One of the biggest obstacles identified in achieving Millennium Development Goals (MDGs) was the lack of available qualified health personal to meet the health needs of the global population. With nurses being the main workforce component in health systems, the human resource challenge for most countries is to address the reported shortage of nurses. Skill mix is one suggestion.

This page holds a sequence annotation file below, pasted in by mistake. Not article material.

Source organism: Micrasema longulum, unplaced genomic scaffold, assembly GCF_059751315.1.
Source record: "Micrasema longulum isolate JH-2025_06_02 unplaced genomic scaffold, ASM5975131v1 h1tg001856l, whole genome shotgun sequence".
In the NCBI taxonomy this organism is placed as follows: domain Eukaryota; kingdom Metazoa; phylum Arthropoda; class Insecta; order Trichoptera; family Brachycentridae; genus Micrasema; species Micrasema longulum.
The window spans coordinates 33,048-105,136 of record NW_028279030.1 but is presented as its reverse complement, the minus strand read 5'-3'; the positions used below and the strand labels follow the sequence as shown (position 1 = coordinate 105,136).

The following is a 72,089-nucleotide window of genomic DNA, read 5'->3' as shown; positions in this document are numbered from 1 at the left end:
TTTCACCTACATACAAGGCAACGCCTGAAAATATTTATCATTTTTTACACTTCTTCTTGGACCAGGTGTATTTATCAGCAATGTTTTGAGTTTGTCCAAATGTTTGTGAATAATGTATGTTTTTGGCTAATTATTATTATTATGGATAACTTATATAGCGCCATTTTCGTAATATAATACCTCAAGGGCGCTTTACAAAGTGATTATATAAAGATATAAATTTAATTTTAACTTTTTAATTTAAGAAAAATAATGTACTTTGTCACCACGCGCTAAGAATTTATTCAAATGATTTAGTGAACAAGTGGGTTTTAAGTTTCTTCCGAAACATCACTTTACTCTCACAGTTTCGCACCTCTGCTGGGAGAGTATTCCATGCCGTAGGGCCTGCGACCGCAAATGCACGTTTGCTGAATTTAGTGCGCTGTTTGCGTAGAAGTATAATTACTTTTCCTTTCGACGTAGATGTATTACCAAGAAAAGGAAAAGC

In Australia, workforce projections indicated a shortage of 40,000 nurses by 2010. Toward the reform of the Australian health workforce, one project aimed to develop a nationally consistent framework for nursing and midwifery specialization based on knowledge and skills to generate the first national database iteration for designated specialties. A literature review looked at the way nursing specialty practices were defined in the United Kingdom, the United States of America and Canada. Three international and three national sources of criteria for specialty nursing practice were mapped against each other. The result was six criteria synthesized to define nursing practice groups as Australian nursing specialties. Each criterion was operationalized with criteria indicators to meet Australian expectations. The nurses in Australia commented on the criteria before they were finalized. An audit of national workforce databases identified nursing practice groups. The criteria were applied to identify nursing specialties and practice strands that would form a national nursing framework. This paper reports on the criteria developed to assess specialty practice at a national level in Australia. Copyright © 2010 John Wiley & Sons, Ltd.